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Constructing 3D Model Framework and Change of Support in Data Mapping

  • Y. Z. Ma
Chapter

Abstract

This chapter presents methods for constructing reservoir-model frameworks. A reservoir model framework is a representation of reservoir architecture, and it incorporates geological variables that segregate large heterogeneities in the reservoir. A framework without using faults is termed unfaulted framework and its main inputs are stratigraphic elements. A framework constructed with faults is termed faulted framework and it incorporates both stratigraphic elements and faults. A reservoir-model framework is also termed geocellular model because the 3D model is composed of discretized cells that are subsequently filled with reservoir properties. Heterogeneities of petrophysical properties of a reservoir cannot be accurately described without a 3D geocellular model framework.

This chapter also presents methods for mapping well-log data into a 3D model framework. This is because well data must be collocated with other data to constrain the distributions of the reservoir properties in the 3D model. The data mapping can be more complex than it appears to be because it often involves a change of support (scale).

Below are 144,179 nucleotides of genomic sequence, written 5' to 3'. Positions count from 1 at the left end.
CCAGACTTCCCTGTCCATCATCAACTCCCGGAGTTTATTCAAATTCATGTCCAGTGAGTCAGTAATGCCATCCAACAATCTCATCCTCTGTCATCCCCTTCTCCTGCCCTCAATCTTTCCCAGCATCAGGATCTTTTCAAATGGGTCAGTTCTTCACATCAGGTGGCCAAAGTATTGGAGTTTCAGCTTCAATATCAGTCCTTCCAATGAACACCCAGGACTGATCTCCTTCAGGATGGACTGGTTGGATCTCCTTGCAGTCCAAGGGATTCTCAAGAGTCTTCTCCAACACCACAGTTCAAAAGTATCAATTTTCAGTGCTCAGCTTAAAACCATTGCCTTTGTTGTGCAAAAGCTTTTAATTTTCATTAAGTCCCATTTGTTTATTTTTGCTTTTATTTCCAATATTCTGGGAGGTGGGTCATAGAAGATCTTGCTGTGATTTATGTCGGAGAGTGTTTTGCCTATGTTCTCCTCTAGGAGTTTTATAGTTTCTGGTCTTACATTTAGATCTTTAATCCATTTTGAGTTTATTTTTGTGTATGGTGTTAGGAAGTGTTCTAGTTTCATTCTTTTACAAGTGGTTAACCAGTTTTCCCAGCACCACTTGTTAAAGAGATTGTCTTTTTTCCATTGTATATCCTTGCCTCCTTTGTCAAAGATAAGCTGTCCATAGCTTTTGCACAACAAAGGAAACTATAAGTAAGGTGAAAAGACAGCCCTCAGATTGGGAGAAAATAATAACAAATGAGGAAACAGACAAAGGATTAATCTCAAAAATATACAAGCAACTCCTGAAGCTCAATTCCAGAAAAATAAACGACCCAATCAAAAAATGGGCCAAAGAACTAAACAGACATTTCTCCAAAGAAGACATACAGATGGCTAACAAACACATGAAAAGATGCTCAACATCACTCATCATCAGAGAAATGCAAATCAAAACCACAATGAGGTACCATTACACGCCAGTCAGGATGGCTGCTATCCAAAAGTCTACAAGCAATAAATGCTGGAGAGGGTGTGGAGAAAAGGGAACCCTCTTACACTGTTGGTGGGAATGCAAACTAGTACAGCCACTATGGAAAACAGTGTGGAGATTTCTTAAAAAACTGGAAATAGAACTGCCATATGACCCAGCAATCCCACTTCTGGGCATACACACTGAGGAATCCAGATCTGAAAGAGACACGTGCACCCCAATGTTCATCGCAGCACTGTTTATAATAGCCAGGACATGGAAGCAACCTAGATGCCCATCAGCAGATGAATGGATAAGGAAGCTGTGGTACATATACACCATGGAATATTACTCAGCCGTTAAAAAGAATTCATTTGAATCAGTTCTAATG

References

  1. Ma, Y. Z. (2009). Simpson’s paradox in natural resource evaluation. Mathematical Geosciences, 41(2), 193–213.  https://doi.org/10.1007/s11004-008-9187-z.CrossRefzbMATHGoogle Scholar
  2. Ma, Y. Z., Gomez, E., Young, T. L., Cox, D. L., Luneau, B., Iwere, F.. 2011. Integrated reservoir modeling of a Pinedale tight-gas reservoir in the Greater Green River Basin, Wyoming. In Y. Z. Ma & P. LaPointe (Eds.), AAPG Memoir 96, Tulsa.Google Scholar

Copyright information

© Springer Nature Switzerland AG 2019

Authors and Affiliations

  • Y. Z. Ma
    • 1
  1. 1.SchlumbergerDenverUSA

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